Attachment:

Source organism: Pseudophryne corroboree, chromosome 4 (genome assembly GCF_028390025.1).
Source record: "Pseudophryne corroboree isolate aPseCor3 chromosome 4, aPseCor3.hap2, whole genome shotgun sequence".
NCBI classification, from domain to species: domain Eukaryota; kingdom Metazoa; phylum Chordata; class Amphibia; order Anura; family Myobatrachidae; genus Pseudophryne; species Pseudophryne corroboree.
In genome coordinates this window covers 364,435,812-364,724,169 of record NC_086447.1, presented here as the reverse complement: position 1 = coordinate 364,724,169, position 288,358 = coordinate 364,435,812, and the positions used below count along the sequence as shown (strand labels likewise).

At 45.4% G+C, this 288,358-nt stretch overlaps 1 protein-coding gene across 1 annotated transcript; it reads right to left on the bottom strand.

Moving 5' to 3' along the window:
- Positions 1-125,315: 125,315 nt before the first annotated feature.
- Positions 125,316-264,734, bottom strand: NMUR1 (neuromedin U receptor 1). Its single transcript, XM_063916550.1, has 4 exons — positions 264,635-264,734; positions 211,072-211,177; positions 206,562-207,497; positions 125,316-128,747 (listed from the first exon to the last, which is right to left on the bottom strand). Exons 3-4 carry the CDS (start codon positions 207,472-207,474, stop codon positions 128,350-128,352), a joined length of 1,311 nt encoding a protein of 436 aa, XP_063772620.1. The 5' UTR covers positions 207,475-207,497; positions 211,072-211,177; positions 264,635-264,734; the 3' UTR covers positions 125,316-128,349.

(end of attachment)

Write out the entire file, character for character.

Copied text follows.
Source organism: Pseudophryne corroboree, chromosome 4 (genome assembly GCF_028390025.1).
Source record: "Pseudophryne corroboree isolate aPseCor3 chromosome 4, aPseCor3.hap2, whole genome shotgun sequence".
NCBI classification, from domain to species: domain Eukaryota; kingdom Metazoa; phylum Chordata; class Amphibia; order Anura; family Myobatrachidae; genus Pseudophryne; species Pseudophryne corroboree.
In genome coordinates this window covers 364,435,812-364,724,169 of record NC_086447.1, presented here as the reverse complement: position 1 = coordinate 364,724,169, position 288,358 = coordinate 364,435,812, and the positions used below count along the sequence as shown (strand labels likewise).

At 45.4% G+C, this 288,358-nt stretch overlaps 1 protein-coding gene across 1 annotated transcript; it reads right to left on the bottom strand.

Moving 5' to 3' along the window:
- Positions 1-125,315: 125,315 nt before the first annotated feature.
- Positions 125,316-264,734, bottom strand: NMUR1 (neuromedin U receptor 1). Its single transcript, XM_063916550.1, has 4 exons — positions 264,635-264,734; positions 211,072-211,177; positions 206,562-207,497; positions 125,316-128,747 (listed from the first exon to the last, which is right to left on the bottom strand). Exons 3-4 carry the CDS (start codon positions 207,472-207,474, stop codon positions 128,350-128,352), a joined length of 1,311 nt encoding a protein of 436 aa, XP_063772620.1. The 5' UTR covers positions 207,475-207,497; positions 211,072-211,177; positions 264,635-264,734; the 3' UTR covers positions 125,316-128,349.